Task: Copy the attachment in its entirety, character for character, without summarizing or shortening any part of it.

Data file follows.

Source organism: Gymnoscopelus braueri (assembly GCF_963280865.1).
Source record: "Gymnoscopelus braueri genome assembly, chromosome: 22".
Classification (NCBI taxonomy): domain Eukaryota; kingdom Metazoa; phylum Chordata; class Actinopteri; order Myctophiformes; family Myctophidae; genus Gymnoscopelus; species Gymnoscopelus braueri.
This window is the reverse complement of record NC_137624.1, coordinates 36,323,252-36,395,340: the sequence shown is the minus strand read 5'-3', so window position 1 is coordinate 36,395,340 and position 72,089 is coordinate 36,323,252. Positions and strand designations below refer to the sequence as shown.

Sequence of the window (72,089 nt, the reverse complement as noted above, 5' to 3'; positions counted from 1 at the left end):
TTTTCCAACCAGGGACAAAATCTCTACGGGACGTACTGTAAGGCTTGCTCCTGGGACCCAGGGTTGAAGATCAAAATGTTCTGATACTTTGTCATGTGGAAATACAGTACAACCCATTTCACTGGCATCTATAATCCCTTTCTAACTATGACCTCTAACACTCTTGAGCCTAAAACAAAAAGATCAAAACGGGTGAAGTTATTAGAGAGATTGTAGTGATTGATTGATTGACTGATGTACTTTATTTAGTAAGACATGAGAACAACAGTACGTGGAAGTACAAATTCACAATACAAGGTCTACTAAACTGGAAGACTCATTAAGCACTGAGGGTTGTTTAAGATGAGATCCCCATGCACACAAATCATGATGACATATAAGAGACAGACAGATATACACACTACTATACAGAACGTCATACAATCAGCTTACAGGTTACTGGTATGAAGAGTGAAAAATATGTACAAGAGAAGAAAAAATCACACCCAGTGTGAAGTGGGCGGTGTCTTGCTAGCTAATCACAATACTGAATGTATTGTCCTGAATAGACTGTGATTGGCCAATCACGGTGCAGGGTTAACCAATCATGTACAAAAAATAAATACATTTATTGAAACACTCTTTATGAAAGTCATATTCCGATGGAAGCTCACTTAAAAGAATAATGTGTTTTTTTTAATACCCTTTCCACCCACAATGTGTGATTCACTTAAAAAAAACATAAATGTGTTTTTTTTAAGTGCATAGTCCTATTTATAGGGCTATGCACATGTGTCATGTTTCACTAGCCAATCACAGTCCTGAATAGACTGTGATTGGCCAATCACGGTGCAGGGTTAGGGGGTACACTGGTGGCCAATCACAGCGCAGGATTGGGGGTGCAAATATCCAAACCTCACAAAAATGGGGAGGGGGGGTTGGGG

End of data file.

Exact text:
Source organism: Gymnoscopelus braueri (assembly GCF_963280865.1).
Source record: "Gymnoscopelus braueri genome assembly, chromosome: 22".
Classification (NCBI taxonomy): domain Eukaryota; kingdom Metazoa; phylum Chordata; class Actinopteri; order Myctophiformes; family Myctophidae; genus Gymnoscopelus; species Gymnoscopelus braueri.
This window is the reverse complement of record NC_137624.1, coordinates 36,323,252-36,395,340: the sequence shown is the minus strand read 5'-3', so window position 1 is coordinate 36,395,340 and position 72,089 is coordinate 36,323,252. Positions and strand designations below refer to the sequence as shown.

Sequence of the window (72,089 nt, the reverse complement as noted above, 5' to 3'; positions counted from 1 at the left end):
TTTTCCAACCAGGGACAAAATCTCTACGGGACGTACTGTAAGGCTTGCTCCTGGGACCCAGGGTTGAAGATCAAAATGTTCTGATACTTTGTCATGTGGAAATACAGTACAACCCATTTCACTGGCATCTATAATCCCTTTCTAACTATGACCTCTAACACTCTTGAGCCTAAAACAAAAAGATCAAAACGGGTGAAGTTATTAGAGAGATTGTAGTGATTGATTGATTGACTGATGTACTTTATTTAGTAAGACATGAGAACAACAGTACGTGGAAGTACAAATTCACAATACAAGGTCTACTAAACTGGAAGACTCATTAAGCACTGAGGGTTGTTTAAGATGAGATCCCCATGCACACAAATCATGATGACATATAAGAGACAGACAGATATACACACTACTATACAGAACGTCATACAATCAGCTTACAGGTTACTGGTATGAAGAGTGAAAAATATGTACAAGAGAAGAAAAAATCACACCCAGTGTGAAGTGGGCGGTGTCTTGCTAGCTAATCACAATACTGAATGTATTGTCCTGAATAGACTGTGATTGGCCAATCACGGTGCAGGGTTAACCAATCATGTACAAAAAATAAATACATTTATTGAAACACTCTTTATGAAAGTCATATTCCGATGGAAGCTCACTTAAAAGAATAATGTGTTTTTTTTAATACCCTTTCCACCCACAATGTGTGATTCACTTAAAAAAAACATAAATGTGTTTTTTTTAAGTGCATAGTCCTATTTATAGGGCTATGCACATGTGTCATGTTTCACTAGCCAATCACAGTCCTGAATAGACTGTGATTGGCCAATCACGGTGCAGGGTTAGGGGGTACACTGGTGGCCAATCACAGCGCAGGATTGGGGGTGCAAATATCCAAACCTCACAAAAATGGGGAGGGGGGGTTGGGG